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PLoS Comput Biol. 2016 Apr 4;12(4):e1004846. doi: 10.1371/journal.pcbi.1004846. eCollection 2016 Apr.

Identifying Malaria Transmission Foci for Elimination Using Human Mobility Data.

Author information

WorldPop Project, Geography and Environment, University of Southampton, Southampton, United Kingdom.
Flowminder Foundation, Stockholm, Sweden.
Department of Mathematics, Oregon State University, Corvallis, Oregon, United States of America.
School of Forest Resources and Conservation, Gainesville, Florida, United States of America.
Clinton Health Access Initiative, Boston, Massachusetts, United States of America.
Institute for Health Metrics and Evaluation, University of Washington, Seattle, Washington, United States of America.
Fogarty International Center, National Institutes of Health, Bethesda, Maryland, United States of America.
Sanaria Institute for Global Health and Tropical Medicine, Rockville, Maryland, United States of America.
Spatial Epidemiology and Evolution Group, Department of Zoology, University of Oxford, Oxford, United Kingdom.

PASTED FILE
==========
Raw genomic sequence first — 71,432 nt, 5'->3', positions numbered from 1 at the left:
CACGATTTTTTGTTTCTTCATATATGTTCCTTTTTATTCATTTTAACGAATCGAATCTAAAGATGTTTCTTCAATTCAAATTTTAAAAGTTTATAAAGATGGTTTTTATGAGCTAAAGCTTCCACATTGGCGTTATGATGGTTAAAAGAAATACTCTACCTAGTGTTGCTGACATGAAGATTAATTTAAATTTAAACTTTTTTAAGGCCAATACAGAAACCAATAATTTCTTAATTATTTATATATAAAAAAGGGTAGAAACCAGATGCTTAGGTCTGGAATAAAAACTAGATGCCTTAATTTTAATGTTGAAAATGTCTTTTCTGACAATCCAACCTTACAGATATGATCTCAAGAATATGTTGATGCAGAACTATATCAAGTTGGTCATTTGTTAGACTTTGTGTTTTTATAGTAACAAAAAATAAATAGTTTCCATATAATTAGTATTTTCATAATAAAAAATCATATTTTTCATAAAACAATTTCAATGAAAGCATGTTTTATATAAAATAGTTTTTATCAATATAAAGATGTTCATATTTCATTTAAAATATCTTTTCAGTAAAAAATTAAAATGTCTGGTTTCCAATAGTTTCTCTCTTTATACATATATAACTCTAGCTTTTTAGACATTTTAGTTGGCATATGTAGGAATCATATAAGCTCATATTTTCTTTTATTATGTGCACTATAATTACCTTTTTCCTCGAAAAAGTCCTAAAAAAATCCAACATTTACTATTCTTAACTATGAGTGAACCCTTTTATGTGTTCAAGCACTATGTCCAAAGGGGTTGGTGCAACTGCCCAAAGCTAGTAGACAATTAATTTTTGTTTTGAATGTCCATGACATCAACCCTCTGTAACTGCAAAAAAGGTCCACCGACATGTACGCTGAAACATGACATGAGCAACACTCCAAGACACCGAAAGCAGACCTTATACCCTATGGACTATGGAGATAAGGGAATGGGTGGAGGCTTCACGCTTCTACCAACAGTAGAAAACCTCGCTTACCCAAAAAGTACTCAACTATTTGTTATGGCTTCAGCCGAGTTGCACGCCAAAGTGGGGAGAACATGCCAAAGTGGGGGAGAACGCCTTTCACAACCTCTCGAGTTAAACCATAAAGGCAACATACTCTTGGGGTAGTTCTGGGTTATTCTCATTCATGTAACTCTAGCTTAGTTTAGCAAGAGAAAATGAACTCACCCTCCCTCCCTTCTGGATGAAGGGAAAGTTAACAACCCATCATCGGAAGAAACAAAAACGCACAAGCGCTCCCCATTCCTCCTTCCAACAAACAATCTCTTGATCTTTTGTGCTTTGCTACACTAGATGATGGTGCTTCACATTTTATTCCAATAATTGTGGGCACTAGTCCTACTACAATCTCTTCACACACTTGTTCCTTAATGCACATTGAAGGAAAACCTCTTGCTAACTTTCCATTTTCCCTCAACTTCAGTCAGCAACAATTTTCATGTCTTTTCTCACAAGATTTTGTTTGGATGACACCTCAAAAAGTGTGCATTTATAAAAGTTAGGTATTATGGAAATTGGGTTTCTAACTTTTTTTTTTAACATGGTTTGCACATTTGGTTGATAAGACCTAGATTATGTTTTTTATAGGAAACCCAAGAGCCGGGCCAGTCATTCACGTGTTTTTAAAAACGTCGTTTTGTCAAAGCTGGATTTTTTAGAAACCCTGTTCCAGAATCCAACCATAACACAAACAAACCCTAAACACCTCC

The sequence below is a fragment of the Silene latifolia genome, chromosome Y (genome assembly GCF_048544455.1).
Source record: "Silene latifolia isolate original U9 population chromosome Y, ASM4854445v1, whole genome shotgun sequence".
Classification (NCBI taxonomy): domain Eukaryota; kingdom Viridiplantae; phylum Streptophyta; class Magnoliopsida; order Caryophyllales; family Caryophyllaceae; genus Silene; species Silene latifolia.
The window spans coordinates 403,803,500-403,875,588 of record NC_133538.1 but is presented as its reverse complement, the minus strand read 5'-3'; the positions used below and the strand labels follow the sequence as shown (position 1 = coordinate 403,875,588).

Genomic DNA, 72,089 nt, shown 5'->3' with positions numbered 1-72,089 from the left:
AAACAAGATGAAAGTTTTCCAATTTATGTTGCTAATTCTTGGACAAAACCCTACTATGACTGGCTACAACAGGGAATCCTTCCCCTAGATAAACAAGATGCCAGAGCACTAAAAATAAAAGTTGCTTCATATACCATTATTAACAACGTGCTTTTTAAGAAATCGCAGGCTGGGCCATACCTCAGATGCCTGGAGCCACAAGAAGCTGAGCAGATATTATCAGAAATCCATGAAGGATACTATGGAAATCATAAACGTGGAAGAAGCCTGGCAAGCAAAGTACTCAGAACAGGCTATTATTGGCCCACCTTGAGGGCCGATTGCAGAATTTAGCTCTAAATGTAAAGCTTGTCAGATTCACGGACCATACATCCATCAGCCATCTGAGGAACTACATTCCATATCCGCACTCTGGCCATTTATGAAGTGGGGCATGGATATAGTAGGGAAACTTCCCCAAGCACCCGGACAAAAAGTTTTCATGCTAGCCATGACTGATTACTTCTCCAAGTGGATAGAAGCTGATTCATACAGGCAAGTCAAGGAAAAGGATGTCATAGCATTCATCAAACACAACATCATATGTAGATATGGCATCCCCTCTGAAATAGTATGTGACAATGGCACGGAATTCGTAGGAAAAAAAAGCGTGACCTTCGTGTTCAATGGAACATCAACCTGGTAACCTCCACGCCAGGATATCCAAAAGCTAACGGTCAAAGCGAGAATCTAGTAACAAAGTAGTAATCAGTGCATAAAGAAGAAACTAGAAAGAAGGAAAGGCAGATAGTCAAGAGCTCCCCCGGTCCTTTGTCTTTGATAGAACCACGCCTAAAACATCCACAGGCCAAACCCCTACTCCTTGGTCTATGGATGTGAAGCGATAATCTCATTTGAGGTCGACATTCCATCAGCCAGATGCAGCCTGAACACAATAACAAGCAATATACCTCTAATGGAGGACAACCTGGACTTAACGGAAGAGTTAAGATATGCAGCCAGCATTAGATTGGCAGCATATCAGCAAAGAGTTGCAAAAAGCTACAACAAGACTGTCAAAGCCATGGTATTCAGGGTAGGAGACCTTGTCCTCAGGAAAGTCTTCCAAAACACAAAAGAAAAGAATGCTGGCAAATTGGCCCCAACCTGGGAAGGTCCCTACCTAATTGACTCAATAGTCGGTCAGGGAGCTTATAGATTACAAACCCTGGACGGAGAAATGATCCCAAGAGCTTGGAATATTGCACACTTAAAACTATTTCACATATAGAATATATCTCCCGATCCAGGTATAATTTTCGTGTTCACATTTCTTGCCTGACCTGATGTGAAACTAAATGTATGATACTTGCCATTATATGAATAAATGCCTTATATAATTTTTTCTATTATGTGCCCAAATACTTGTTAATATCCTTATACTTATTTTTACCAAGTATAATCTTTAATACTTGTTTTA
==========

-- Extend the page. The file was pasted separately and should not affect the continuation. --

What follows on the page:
Humans move frequently and tend to carry parasites among areas with endemic malaria and into areas where local transmission is unsustainable. Human-mediated parasite mobility can thus sustain parasite populations in areas where they would otherwise be absent. Data describing human mobility and malaria epidemiology can help classify landscapes into parasite demographic sources and sinks, ecological concepts that have parallels in malaria control discussions of transmission foci. By linking transmission to parasite flow, it is possible to stratify landscapes for malaria control and elimination, as sources are disproportionately important to the regional persistence of malaria parasites. Here, we identify putative malaria sources and sinks for pre-elimination Namibia using malaria parasite rate (PR) maps and call data records from mobile phones, using a steady-state analysis of a malaria transmission model to infer where infections most likely occurred. We also examined how the landscape of transmission and burden changed from the pre-elimination setting by comparing the location and extent of predicted pre-elimination transmission foci with modeled incidence for 2009. This comparison suggests that while transmission was spatially focal pre-elimination, the spatial distribution of cases changed as burden declined. The changing spatial distribution of burden could be due to importation, with cases focused around importation hotspots, or due to heterogeneous application of elimination effort. While this framework is an important step towards understanding progressive changes in malaria distribution and the role of subnational transmission dynamics in a policy-relevant way, future work should account for international parasite movement, utilize real time surveillance data, and relax the steady state assumption required by the presented model.

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